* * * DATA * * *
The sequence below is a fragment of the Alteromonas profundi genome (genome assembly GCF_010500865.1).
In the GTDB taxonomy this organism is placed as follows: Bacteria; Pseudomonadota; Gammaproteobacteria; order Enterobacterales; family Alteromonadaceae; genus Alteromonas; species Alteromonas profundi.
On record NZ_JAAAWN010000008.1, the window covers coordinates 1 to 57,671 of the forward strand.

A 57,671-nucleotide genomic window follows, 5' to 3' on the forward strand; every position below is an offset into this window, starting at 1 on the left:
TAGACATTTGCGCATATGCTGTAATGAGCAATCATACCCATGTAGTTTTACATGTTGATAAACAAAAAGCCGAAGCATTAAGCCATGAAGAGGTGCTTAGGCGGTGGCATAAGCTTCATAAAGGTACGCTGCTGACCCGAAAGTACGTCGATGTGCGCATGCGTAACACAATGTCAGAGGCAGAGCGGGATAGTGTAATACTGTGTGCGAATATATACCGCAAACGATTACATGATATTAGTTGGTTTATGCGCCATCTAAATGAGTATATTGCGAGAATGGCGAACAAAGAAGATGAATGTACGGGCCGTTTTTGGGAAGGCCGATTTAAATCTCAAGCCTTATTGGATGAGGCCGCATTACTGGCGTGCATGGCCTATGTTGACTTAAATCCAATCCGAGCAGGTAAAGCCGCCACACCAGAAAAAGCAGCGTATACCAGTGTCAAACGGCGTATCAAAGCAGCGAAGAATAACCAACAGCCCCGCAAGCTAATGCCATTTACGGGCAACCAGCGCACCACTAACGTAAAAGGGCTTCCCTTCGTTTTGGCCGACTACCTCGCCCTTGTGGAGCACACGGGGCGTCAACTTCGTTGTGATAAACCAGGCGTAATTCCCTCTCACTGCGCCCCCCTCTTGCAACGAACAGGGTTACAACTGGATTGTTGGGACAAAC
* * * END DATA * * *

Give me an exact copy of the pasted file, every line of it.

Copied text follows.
The sequence below is a fragment of the Alteromonas profundi genome (genome assembly GCF_010500865.1).
In the GTDB taxonomy this organism is placed as follows: Bacteria; Pseudomonadota; Gammaproteobacteria; order Enterobacterales; family Alteromonadaceae; genus Alteromonas; species Alteromonas profundi.
On record NZ_JAAAWN010000008.1, the window covers coordinates 1 to 57,671 of the forward strand.

A 57,671-nucleotide genomic window follows, 5' to 3' on the forward strand; every position below is an offset into this window, starting at 1 on the left:
TAGACATTTGCGCATATGCTGTAATGAGCAATCATACCCATGTAGTTTTACATGTTGATAAACAAAAAGCCGAAGCATTAAGCCATGAAGAGGTGCTTAGGCGGTGGCATAAGCTTCATAAAGGTACGCTGCTGACCCGAAAGTACGTCGATGTGCGCATGCGTAACACAATGTCAGAGGCAGAGCGGGATAGTGTAATACTGTGTGCGAATATATACCGCAAACGATTACATGATATTAGTTGGTTTATGCGCCATCTAAATGAGTATATTGCGAGAATGGCGAACAAAGAAGATGAATGTACGGGCCGTTTTTGGGAAGGCCGATTTAAATCTCAAGCCTTATTGGATGAGGCCGCATTACTGGCGTGCATGGCCTATGTTGACTTAAATCCAATCCGAGCAGGTAAAGCCGCCACACCAGAAAAAGCAGCGTATACCAGTGTCAAACGGCGTATCAAAGCAGCGAAGAATAACCAACAGCCCCGCAAGCTAATGCCATTTACGGGCAACCAGCGCACCACTAACGTAAAAGGGCTTCCCTTCGTTTTGGCCGACTACCTCGCCCTTGTGGAGCACACGGGGCGTCAACTTCGTTGTGATAAACCAGGCGTAATTCCCTCTCACTGCGCCCCCCTCTTGCAACGAACAGGGTTACAACTGGATTGTTGGGACAAAC